The terminal has a 10,000 sq.m vehicle processing centre (VPC) that can handle more than 1,000 cars a day. 

“Our state-of-the-art vehicle processing centre includes two car washes, two PDI [pre-delivery inspection] conveyor belts, four extra-long paint booths, four prep stations, 13 hydraulic lifts, and has been designed with future expansion in mind,” explains McGinn. “Our 155-acre yard includes brand new 100-foot (30-metre-) high mast LED lighting and has been wired with fibre optic cable and Cisco wi-fi equipment.”

The terminal is located adjacent to the berth at Pier 122, which is dedicated to finished vehicles and receives 110 vessel calls a year on average. Philaport had purchased the nearly 80-year-old Pier 122 from Conrail in 2007 and then leased it to an agriculture and fertiliser company, Growmark. Northeast Energy Terminal, a subsidiary of USD Group Philaport then acquired the assets from Growmark and invested in improving Pier 122 to provide a safe berth for PCTC vessels.

The new terminal is adjacent to Class 1 rail links, including CSX and Norfolk Southern. Mahoney says that together the railroads have over 200 acres (80 hectares) available to dedicate to the movement of vehicles or other rolling stock, such as construction and agricultural equipment.

McGinn adds that Glovis has been working with Norfolk Southern to bring automotive rail to the port. The first trains began calling in December.

The port also has direct access to two major highways, the I-95 and the I-76.

Larger vessels and vehicles 
As mentioned, one of the of the major trends affecting the North American vehicle handling ports in terms of capacity is the growth in vehicle size, as US car buyers increasingly opt for bigger vehicles such as SUVs and pick-up trucks. Imports of those vehicles are taking up more space at the ports, and the simultaneous increase in vessel size means that larger volumes of bigger vehicles are being delivered. Post-Panamax vessels are now capable of carrying more than 8,000 units, which is leading to a dramatic increase in demand for room to park vehicles delivered at a first point-of-rest location. This is something that the new terminal is able to deal with, explains McGinn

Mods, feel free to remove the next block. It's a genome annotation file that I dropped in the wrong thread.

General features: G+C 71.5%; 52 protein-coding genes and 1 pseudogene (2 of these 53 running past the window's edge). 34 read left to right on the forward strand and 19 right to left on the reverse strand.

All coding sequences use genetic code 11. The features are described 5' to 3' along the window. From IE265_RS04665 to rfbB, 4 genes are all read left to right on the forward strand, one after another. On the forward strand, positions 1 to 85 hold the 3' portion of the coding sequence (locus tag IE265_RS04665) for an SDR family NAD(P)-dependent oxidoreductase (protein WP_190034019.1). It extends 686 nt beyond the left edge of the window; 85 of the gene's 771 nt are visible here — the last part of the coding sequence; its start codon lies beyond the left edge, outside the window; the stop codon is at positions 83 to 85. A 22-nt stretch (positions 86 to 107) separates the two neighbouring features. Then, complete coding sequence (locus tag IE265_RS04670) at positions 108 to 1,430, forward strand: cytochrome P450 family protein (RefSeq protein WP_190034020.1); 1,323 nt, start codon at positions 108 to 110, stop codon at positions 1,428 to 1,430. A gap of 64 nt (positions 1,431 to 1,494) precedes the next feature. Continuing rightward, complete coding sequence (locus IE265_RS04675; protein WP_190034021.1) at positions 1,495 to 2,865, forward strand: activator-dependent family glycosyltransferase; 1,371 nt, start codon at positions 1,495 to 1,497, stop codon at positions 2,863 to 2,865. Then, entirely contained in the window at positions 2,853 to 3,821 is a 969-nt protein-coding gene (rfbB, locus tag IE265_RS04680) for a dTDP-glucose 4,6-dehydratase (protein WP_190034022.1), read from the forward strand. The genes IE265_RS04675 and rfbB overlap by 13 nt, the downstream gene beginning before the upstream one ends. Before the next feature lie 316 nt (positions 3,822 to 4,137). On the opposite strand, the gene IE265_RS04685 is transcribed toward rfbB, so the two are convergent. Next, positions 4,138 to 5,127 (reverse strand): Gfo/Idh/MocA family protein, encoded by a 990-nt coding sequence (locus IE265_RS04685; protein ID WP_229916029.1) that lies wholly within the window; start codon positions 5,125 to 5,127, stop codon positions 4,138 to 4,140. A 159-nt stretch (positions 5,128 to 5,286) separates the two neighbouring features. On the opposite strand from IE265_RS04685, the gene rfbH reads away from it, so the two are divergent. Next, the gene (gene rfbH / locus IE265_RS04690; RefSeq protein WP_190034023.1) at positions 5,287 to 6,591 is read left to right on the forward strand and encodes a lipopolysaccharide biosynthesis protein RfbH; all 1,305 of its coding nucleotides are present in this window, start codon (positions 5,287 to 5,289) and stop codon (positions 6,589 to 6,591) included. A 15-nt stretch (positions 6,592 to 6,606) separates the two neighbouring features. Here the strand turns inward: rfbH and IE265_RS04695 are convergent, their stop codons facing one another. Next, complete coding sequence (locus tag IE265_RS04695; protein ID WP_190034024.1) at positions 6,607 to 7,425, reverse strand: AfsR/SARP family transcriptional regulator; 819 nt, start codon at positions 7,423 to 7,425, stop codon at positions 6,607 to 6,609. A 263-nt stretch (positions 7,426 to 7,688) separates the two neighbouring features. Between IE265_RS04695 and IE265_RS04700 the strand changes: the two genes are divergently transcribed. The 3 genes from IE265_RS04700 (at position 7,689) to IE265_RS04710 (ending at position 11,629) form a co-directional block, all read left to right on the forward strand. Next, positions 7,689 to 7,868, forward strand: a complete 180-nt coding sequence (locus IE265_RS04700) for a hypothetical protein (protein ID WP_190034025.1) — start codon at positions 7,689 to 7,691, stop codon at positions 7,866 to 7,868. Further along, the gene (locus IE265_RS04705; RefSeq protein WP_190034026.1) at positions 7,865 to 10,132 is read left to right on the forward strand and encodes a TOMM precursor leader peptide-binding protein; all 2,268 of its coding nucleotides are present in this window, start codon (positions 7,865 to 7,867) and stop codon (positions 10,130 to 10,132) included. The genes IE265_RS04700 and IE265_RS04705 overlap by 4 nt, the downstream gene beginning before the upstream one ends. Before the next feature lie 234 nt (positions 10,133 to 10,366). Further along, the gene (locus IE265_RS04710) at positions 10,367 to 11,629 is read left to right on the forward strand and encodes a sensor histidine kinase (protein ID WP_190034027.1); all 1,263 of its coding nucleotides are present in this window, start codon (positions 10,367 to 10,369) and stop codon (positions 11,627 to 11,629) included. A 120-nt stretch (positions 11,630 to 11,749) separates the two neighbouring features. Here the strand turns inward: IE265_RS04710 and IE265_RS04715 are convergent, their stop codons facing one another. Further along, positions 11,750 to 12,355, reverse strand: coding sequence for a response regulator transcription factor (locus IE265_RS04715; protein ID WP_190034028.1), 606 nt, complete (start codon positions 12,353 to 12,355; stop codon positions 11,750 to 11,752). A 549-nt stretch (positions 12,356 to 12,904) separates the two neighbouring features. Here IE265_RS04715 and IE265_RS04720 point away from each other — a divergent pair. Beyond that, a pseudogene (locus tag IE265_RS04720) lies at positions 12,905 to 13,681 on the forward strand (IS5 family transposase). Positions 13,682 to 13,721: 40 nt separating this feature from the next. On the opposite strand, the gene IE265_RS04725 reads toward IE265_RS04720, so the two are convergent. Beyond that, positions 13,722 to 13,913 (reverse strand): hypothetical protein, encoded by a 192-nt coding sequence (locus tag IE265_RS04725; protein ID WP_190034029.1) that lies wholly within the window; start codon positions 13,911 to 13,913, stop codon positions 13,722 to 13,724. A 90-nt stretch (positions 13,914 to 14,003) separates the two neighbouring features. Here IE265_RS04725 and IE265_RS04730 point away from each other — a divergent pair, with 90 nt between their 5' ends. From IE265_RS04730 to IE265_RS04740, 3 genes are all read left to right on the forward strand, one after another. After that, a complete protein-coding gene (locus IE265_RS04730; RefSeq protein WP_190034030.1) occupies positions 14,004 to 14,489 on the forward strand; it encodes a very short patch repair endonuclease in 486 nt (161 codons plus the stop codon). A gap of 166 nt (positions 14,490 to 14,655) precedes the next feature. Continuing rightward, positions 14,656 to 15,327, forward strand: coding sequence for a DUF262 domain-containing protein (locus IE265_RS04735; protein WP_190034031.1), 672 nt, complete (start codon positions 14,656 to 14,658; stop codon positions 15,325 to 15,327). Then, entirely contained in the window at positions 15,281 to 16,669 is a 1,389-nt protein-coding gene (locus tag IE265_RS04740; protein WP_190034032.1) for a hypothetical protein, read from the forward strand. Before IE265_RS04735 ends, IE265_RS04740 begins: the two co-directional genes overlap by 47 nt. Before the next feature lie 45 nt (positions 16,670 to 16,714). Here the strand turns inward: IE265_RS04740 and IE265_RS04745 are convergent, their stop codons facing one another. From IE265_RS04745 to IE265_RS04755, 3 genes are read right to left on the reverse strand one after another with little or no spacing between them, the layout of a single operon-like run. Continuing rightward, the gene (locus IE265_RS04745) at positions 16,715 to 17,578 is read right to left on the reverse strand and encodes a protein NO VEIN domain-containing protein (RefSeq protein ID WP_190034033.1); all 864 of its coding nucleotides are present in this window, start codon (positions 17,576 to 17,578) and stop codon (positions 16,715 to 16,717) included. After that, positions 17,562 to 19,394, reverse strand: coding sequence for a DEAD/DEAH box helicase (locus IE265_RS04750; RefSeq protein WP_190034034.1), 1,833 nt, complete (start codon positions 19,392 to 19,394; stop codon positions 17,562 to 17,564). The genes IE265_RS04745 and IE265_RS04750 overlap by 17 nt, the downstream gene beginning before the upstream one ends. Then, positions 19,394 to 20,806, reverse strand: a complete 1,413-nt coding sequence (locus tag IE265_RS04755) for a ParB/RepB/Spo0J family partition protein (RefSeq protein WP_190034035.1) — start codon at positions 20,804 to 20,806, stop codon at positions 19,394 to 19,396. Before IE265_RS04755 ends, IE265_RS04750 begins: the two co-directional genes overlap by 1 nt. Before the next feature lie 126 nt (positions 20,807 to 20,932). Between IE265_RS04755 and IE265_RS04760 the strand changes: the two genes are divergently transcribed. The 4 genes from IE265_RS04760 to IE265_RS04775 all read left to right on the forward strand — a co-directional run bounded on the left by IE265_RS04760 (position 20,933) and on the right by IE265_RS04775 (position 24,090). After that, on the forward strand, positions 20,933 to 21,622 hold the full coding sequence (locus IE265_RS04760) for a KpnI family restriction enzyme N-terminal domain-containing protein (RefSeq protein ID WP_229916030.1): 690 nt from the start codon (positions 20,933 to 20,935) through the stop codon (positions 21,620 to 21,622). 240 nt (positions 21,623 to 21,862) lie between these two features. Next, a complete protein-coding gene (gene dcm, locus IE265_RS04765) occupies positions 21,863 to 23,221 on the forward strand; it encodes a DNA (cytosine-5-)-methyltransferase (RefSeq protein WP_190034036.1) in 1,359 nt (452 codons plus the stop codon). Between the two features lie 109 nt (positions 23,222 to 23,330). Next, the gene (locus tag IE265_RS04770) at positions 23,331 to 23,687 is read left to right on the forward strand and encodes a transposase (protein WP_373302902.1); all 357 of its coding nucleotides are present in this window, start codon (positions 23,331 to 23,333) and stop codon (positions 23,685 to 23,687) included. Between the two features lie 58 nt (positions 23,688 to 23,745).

“Larger vessel sizes require larger first points of rest and more yard management between vessels,” says McGinn. “This 155-acre contiguous expansion is laid out in a safe, efficient rectangle that allows us to efficiently consolidate our yard without dealing with public or private roads, tricky intersections, or other port traffic.”

That also has an impact on labour, and Glovis America is putting the numbers on the ground.

“We currently employ over 250 full-time employees in Philadelphia, an increase of over 20% from previous years and a growth pattern we expect to continue as we bring new business to Philadelphia,” says McGinn.

Looking ahead, the Southport Auto Terminal is also handling test shipments for premium electric carmaker Tesla and is equipped to power the latest generation of electric vehicles, according to Mahoney.

At the facility launch in October, Pennsylvania’s governor, Tom Wolf, commented: “The new vehicle processing centre is just one step in my port development plan, which is generating long-lasting economic growth in south-eastern Pennsylvania by making Philadelphia the best place to ship and receive goods on the East Coast.” He added that the terminal would stimulate an estimated $124m in economic activity.

Other investments planned for the port include $188m aimed at doubling annual container handling at the Packer Avenue Marine Terminal from 456,000 to 900,000 TEUs. The berths will be deepened to 45ft (13.7 metres) to accommodate larger vessels and the installation of four Post-Panamax cranes.

The port is also forecasting a 21% increase in breakbulk cargo from a $12m state investment that it said would improve warehouse capacity, add a mobile harbour crane and fund improvements to allow cargo to be loaded onto rail cars in inclement weather